wasn’t quite 6 years old the last time the Kansas City Chiefs played in the Super Bowl.

My parents were not big sports fans, though my mother enjoyed watching the upstart Kansas City Royals and professional wrestling, a bond we shared throughout my childhood.

It wasn’t until the death of my father that I was allowed to watch a Super Bowl on television. Almost a year to his death, the Denver Broncos played the Dallas Cowboys on Jan. 15, 1978 in the New Orleans Superdome.

The only thing I remember about that game was watching Cowboys coach Tom Landry pacing the sidelines with his trademark fedora. While Landry became a legend and actually was a really nice guy, the look somehow seemed arrogant to me. I don’t remember when the Cowboys were dubbed “American’s team,” but it rubbed me the wrong way then and it still does today.

Thus, I decided to cheer for the underdog Broncos — it seems as if I’m always cheering for the underdog. Of course, the Broncos lost the game 27-10, but watching the NFL on television for the first time whet my appetite for years to come.

Technically, I wasn’t a Broncos fan — I was more of a Cowboys hater. When my mother moved us to southern California, I befriended the kid across the street from me, who was from Pittsburgh. The fact that I really liked playing receiver led me to cheer for wide receivers, and the legendary Pittsburgh Steelers duo of Lynn Swann and John Stallworth were in their prime at that time.

I didn’t run out and buy Steelers merchandise, though, and no matter what, I still looked in the newspaper to see the scores of Chiefs games and where they were in the standings. After all, they were my hometown team, across the parking lot from the Royals.

The 1980s were not a fun time to be a Chiefs fan, but there were two players who cemented my fandom.

Of course, the first was a wide receiver, as I was enthralled with Stephone Paige. No. 83 had a stellar nine-year career with the Chiefs, catching 65 passes for 1,021 yards in the 1990 season. The other was No. 20, free safety Deron Cherry, who played 11 seasons in Kansas City.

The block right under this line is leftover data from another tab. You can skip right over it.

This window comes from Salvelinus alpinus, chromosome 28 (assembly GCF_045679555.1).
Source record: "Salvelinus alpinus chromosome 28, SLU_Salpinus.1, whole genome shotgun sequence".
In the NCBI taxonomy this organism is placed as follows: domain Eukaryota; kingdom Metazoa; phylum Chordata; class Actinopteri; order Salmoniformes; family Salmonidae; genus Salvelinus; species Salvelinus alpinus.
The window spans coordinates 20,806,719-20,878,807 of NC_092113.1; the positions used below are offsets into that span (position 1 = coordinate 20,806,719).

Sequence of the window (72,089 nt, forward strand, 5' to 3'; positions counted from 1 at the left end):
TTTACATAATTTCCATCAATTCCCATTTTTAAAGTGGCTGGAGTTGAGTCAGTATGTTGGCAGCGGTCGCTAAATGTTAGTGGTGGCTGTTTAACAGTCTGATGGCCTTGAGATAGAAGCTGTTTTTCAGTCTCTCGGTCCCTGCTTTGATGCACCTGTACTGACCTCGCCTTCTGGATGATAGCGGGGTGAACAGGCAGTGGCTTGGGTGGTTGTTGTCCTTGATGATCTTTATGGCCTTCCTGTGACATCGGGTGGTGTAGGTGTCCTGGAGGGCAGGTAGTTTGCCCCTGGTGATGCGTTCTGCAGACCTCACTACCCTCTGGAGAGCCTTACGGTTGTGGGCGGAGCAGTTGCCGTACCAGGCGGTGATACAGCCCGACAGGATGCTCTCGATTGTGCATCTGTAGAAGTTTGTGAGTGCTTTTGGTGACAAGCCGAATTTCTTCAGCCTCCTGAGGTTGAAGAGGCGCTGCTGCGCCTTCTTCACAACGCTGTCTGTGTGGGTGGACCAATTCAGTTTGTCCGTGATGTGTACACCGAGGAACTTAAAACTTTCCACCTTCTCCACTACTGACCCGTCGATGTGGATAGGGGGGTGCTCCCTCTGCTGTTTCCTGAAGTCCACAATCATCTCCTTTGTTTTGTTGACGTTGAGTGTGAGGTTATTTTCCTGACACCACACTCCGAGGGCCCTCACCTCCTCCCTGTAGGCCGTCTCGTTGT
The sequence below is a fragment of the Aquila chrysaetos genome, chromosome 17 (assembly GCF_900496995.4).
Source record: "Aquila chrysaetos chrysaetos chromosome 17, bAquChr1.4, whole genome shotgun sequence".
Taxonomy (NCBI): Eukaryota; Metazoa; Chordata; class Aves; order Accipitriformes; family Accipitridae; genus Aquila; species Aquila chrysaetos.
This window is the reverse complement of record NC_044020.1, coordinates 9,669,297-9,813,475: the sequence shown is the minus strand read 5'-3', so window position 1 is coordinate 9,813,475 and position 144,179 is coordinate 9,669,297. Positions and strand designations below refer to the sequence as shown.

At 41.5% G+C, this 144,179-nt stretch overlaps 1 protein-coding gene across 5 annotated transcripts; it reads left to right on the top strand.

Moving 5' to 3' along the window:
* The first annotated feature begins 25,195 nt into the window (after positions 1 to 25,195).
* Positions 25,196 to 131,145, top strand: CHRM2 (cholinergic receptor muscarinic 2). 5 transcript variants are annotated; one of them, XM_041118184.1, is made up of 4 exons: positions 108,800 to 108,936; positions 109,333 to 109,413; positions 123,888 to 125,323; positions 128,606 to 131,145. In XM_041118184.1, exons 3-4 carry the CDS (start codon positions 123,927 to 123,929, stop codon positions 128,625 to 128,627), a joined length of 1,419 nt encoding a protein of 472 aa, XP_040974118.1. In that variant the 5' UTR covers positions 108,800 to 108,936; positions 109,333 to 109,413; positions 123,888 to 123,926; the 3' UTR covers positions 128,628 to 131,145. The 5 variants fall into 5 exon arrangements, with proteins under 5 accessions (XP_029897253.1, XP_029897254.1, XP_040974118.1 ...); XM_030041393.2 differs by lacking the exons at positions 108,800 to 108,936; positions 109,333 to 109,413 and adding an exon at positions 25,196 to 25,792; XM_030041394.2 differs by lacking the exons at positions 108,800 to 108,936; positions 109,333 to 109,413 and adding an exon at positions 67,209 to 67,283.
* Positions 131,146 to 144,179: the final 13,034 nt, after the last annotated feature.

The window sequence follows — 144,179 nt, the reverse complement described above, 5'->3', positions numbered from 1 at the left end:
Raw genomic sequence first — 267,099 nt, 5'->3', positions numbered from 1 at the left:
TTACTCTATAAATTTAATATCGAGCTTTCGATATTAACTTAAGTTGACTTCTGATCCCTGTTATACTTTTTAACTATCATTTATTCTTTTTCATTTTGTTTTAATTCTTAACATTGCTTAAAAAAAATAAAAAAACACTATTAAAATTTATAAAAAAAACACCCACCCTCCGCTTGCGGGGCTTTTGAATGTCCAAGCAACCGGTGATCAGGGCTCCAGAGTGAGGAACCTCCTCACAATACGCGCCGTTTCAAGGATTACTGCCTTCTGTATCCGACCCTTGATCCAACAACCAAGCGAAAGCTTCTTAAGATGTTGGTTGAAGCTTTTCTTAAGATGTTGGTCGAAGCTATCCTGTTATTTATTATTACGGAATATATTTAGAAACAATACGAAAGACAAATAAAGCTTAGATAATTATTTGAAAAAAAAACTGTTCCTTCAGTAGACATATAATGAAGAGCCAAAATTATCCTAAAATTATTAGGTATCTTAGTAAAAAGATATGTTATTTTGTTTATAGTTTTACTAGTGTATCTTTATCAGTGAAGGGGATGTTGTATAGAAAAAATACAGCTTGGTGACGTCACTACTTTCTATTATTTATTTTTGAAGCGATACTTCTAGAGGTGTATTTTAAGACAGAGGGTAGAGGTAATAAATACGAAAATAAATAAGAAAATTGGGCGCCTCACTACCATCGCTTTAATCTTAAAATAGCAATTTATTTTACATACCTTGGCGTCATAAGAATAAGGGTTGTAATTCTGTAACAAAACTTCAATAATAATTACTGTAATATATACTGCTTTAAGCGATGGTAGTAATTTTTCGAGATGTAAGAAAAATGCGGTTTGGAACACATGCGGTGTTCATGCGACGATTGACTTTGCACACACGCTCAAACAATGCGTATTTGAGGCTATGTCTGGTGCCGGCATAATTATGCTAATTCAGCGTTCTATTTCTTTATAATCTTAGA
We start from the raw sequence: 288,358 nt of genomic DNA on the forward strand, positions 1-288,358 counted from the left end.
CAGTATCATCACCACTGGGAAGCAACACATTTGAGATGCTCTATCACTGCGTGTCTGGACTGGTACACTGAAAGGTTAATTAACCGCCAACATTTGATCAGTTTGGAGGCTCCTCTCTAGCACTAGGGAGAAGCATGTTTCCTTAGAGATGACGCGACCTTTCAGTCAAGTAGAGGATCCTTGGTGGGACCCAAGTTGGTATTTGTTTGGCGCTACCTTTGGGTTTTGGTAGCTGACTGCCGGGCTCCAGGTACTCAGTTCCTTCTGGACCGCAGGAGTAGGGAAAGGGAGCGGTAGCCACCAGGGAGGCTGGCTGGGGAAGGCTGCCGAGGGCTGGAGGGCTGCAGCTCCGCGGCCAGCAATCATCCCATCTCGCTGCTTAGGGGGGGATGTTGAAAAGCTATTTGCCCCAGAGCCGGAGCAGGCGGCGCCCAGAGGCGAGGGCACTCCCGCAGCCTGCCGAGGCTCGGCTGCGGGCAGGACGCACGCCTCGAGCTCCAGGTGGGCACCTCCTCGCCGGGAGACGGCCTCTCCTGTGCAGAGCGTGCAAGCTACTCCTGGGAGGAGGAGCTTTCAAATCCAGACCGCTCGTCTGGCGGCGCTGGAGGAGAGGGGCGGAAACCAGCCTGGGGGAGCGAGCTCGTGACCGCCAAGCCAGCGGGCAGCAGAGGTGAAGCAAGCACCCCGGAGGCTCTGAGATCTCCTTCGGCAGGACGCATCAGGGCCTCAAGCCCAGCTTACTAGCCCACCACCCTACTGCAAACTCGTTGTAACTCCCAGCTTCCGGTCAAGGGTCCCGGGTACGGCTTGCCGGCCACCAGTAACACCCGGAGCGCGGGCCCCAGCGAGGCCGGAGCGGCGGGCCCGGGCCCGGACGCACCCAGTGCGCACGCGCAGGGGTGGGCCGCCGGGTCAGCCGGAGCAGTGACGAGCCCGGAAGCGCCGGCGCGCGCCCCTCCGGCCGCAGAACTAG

The 1990s were around the time the team began reaching their near-peak of success, and the Chiefs trading for my favorite player, Joe Montana, for the 1993 season was one of the happiest sports moments of my life, cementing my love for the red and gold.

The Chiefs actually had the best won-loss record in the 1990s — but no Super Bowl appearances.

Running back Joe Delaney died in the summer of 1983 while saving some children from drowning. Then linebacker Derrick Thomas — along with Neil Smith, one of the cornerstones of the newfound success — died as a result of a car accident in 2000.

Like the cross-parking lot Royals, I began to wonder if they weren’t cursed. They played in what became known as Super Bowl I, and they won Super Bowl IV — a 23-7 triumph against the Minnesota Vikings. But that was the last time they reached the Show, 50 years ago.

The Royals finally broke through during the magical 1985 season to win their first World Series. The Chiefs tried, they really tried. They had some great regular seasons — 13-3 in 1995, 1997 and 2003 — but nothing to show for it.

After a 30-year drought, the Royals returned to the World Series, losing in 2014 to San Francisco before defeating the New York Mets in 2015. It seemed just a matter of time before the Chiefs would get their turn.

They traded up in the NFL Draft to select a quarterback out of Texas Tech who drew head shaking reactions at best and laughter at worst. But in his first full season as a pro, Patrick Mahomes won the Most Valuable Player award while leading the Chiefs to the threshold of the Super Bowl last season.

Kansas City lost to a coin toss in the AFC Championship game, but it gave us long-suffering Chiefs fans hope. In addition to Mahomes, management put together some solid acquisitions, taking a few chances in the process. Guys like Travis Kelce, Tyreek Hill, Frank Clark and Tyrann Mathieu have become among the best at their positions.

Perhaps it’s only fitting that the Chiefs return to the Super Bowl to face the town that the Royals faced when they returned to the Show.

I would like to think last year’s loss to a coin flip was the Chiefs’ 2014, and that this is their year — our year.

Unlike the Royals, with guys like Mahomes, there’s no reason to believe the Chiefs will fall back into obscurity if they win.

 

CourierTraveler sports editor Joey Sprinkle can be emailed at SportsEditor@CTNewsOnline.com.

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